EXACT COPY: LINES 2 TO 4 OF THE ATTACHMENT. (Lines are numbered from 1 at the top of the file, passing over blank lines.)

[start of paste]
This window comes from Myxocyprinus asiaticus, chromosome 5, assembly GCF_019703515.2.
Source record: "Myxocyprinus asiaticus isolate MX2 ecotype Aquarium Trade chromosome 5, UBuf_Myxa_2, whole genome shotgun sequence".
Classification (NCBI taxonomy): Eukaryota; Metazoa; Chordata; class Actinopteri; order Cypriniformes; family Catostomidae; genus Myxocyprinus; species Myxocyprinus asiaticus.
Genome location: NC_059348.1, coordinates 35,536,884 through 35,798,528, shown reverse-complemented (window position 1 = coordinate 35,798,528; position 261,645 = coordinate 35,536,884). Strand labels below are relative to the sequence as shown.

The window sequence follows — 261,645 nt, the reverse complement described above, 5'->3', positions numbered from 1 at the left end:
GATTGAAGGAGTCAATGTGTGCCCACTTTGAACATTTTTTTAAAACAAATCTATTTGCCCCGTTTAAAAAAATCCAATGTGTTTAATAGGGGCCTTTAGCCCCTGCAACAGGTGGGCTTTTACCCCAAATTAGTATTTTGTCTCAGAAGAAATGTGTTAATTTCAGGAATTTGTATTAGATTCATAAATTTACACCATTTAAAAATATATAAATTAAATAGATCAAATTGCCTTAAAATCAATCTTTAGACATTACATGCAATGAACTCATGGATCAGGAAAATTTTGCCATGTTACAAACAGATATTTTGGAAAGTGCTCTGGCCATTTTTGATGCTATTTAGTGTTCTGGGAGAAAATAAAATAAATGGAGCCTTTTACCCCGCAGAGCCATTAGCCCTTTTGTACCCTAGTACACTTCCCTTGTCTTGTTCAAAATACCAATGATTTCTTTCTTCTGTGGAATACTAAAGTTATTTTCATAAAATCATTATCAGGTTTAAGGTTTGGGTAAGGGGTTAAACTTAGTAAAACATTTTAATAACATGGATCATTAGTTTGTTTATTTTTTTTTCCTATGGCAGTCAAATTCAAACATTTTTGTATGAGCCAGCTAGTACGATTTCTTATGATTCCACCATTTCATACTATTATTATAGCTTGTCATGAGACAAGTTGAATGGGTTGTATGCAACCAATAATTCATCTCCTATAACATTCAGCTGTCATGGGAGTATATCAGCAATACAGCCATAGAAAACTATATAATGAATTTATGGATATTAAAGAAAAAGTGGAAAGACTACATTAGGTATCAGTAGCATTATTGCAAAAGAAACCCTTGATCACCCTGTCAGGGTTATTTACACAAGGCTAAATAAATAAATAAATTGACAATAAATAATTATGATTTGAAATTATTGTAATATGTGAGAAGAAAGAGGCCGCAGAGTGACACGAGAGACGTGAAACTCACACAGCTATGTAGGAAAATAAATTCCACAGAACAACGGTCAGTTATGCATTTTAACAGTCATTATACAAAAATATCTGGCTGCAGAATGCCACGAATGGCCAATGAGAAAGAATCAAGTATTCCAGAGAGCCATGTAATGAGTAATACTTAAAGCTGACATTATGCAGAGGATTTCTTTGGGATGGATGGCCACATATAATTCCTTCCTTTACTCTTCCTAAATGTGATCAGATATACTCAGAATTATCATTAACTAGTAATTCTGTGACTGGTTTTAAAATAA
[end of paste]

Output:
Source record: "Myxocyprinus asiaticus isolate MX2 ecotype Aquarium Trade chromosome 5, UBuf_Myxa_2, whole genome shotgun sequence".
Classification (NCBI taxonomy): Eukaryota; Metazoa; Chordata; class Actinopteri; order Cypriniformes; family Catostomidae; genus Myxocyprinus; species Myxocyprinus asiaticus.
Genome location: NC_059348.1, coordinates 35,536,884 through 35,798,528, shown reverse-complemented (window position 1 = coordinate 35,798,528; position 261,645 = coordinate 35,536,884). Strand labels below are relative to the sequence as shown.